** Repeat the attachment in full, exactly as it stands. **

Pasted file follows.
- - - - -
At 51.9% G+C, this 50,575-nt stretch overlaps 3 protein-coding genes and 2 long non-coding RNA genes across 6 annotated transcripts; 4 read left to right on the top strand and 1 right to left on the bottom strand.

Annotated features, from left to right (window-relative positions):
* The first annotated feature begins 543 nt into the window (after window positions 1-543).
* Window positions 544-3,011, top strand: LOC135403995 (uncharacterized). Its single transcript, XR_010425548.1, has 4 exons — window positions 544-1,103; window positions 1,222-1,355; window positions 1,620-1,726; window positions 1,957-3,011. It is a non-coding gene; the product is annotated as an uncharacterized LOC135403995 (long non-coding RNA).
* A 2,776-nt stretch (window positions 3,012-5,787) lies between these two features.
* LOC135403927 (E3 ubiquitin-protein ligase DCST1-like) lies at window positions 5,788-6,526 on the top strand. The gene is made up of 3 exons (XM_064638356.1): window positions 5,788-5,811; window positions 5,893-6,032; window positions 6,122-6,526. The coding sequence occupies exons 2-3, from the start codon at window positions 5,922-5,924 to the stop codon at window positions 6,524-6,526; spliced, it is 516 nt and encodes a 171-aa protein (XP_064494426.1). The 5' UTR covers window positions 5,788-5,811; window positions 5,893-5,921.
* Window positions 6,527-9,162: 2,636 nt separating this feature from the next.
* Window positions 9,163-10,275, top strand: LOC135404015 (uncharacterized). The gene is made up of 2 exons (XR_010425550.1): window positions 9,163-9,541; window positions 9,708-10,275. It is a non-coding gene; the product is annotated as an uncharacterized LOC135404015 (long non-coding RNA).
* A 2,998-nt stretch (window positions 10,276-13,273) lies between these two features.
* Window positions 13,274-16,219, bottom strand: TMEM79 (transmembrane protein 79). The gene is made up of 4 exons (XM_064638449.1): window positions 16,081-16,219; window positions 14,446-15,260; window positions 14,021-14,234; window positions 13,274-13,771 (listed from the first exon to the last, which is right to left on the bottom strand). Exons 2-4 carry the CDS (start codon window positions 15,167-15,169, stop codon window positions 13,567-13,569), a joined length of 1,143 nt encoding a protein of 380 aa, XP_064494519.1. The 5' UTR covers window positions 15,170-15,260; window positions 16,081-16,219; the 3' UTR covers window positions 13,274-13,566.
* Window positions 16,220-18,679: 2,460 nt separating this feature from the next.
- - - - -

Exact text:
At 51.9% G+C, this 50,575-nt stretch overlaps 3 protein-coding genes and 2 long non-coding RNA genes across 6 annotated transcripts; 4 read left to right on the top strand and 1 right to left on the bottom strand.

Annotated features, from left to right (window-relative positions):
* The first annotated feature begins 543 nt into the window (after window positions 1-543).
* Window positions 544-3,011, top strand: LOC135403995 (uncharacterized). Its single transcript, XR_010425548.1, has 4 exons — window positions 544-1,103; window positions 1,222-1,355; window positions 1,620-1,726; window positions 1,957-3,011. It is a non-coding gene; the product is annotated as an uncharacterized LOC135403995 (long non-coding RNA).
* A 2,776-nt stretch (window positions 3,012-5,787) lies between these two features.
* LOC135403927 (E3 ubiquitin-protein ligase DCST1-like) lies at window positions 5,788-6,526 on the top strand. The gene is made up of 3 exons (XM_064638356.1): window positions 5,788-5,811; window positions 5,893-6,032; window positions 6,122-6,526. The coding sequence occupies exons 2-3, from the start codon at window positions 5,922-5,924 to the stop codon at window positions 6,524-6,526; spliced, it is 516 nt and encodes a 171-aa protein (XP_064494426.1). The 5' UTR covers window positions 5,788-5,811; window positions 5,893-5,921.
* Window positions 6,527-9,162: 2,636 nt separating this feature from the next.
* Window positions 9,163-10,275, top strand: LOC135404015 (uncharacterized). The gene is made up of 2 exons (XR_010425550.1): window positions 9,163-9,541; window positions 9,708-10,275. It is a non-coding gene; the product is annotated as an uncharacterized LOC135404015 (long non-coding RNA).
* A 2,998-nt stretch (window positions 10,276-13,273) lies between these two features.
* Window positions 13,274-16,219, bottom strand: TMEM79 (transmembrane protein 79). The gene is made up of 4 exons (XM_064638449.1): window positions 16,081-16,219; window positions 14,446-15,260; window positions 14,021-14,234; window positions 13,274-13,771 (listed from the first exon to the last, which is right to left on the bottom strand). Exons 2-4 carry the CDS (start codon window positions 15,167-15,169, stop codon window positions 13,567-13,569), a joined length of 1,143 nt encoding a protein of 380 aa, XP_064494519.1. The 5' UTR covers window positions 15,170-15,260; window positions 16,081-16,219; the 3' UTR covers window positions 13,274-13,566.
* Window positions 16,220-18,679: 2,460 nt separating this feature from the next.